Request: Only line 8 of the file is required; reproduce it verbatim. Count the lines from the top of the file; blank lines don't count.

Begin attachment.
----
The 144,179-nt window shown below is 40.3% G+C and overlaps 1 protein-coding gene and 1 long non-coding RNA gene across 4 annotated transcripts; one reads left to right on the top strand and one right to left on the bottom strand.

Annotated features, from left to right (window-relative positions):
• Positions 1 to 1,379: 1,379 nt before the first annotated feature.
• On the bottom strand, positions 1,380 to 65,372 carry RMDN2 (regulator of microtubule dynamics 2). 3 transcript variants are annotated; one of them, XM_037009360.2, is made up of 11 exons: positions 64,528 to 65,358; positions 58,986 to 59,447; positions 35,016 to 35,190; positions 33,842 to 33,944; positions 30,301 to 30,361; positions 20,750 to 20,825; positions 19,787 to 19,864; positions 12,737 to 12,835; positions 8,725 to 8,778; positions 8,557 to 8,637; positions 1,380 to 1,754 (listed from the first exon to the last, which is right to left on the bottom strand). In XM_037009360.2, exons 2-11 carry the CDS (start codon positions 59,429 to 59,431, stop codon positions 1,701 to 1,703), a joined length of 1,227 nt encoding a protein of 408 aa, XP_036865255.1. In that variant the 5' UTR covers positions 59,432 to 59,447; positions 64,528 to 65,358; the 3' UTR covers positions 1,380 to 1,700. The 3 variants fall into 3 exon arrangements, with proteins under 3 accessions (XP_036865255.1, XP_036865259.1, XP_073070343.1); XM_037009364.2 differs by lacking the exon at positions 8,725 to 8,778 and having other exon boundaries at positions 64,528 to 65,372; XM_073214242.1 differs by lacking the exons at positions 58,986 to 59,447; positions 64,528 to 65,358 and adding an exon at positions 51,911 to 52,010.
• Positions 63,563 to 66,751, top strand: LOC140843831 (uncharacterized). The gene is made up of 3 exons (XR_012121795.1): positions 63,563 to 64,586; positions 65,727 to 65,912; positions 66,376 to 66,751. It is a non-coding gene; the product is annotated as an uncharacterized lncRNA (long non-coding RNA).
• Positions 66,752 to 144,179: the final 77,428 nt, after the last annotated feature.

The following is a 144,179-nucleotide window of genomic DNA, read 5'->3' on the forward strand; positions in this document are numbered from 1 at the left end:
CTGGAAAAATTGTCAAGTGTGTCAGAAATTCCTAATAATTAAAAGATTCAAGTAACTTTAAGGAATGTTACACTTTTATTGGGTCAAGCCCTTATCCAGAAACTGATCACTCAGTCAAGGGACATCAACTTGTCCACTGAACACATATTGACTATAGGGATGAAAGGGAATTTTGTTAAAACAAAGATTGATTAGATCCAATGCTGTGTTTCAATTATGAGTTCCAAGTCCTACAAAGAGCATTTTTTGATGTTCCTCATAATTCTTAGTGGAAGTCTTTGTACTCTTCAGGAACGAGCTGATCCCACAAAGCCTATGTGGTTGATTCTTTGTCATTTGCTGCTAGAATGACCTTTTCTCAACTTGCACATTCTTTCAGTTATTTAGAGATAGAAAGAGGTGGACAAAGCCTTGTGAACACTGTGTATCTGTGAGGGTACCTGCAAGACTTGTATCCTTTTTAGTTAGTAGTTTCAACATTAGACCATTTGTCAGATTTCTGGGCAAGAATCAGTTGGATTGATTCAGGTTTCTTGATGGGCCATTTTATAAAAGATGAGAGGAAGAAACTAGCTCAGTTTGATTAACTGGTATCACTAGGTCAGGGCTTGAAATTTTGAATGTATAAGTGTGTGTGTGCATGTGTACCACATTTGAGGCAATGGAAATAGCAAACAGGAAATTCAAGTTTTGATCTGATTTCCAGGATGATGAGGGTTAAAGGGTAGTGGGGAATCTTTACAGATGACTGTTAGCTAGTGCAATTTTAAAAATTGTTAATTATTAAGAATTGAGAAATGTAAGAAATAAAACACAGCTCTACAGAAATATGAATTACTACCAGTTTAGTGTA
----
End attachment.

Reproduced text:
CTGGAAAAATTGTCAAGTGTGTCAGAAATTCCTAATAATTAAAAGATTCAAGTAACTTTAAGGAATGTTACACTTTTATTGGGTCAAGCCCTTATCCAGAAACTGATCACTCAGTCAAGGGACATCAACTTGTCCACTGAACACATATTGACTATAGGGATGAAAGGGAATTTTGTTAAAACAAAGATTGATTAGATCCAATGCTGTGTTTCAATTATGAGTTCCAAGTCCTACAAAGAGCATTTTTTGATGTTCCTCATAATTCTTAGTGGAAGTCTTTGTACTCTTCAGGAACGAGCTGATCCCACAAAGCCTATGTGGTTGATTCTTTGTCATTTGCTGCTAGAATGACCTTTTCTCAACTTGCACATTCTTTCAGTTATTTAGAGATAGAAAGAGGTGGACAAAGCCTTGTGAACACTGTGTATCTGTGAGGGTACCTGCAAGACTTGTATCCTTTTTAGTTAGTAGTTTCAACATTAGACCATTTGTCAGATTTCTGGGCAAGAATCAGTTGGATTGATTCAGGTTTCTTGATGGGCCATTTTATAAAAGATGAGAGGAAGAAACTAGCTCAGTTTGATTAACTGGTATCACTAGGTCAGGGCTTGAAATTTTGAATGTATAAGTGTGTGTGTGCATGTGTACCACATTTGAGGCAATGGAAATAGCAAACAGGAAATTCAAGTTTTGATCTGATTTCCAGGATGATGAGGGTTAAAGGGTAGTGGGGAATCTTTACAGATGACTGTTAGCTAGTGCAATTTTAAAAATTGTTAATTATTAAGAATTGAGAAATGTAAGAAATAAAACACAGCTCTACAGAAATATGAATTACTACCAGTTTAGTGTA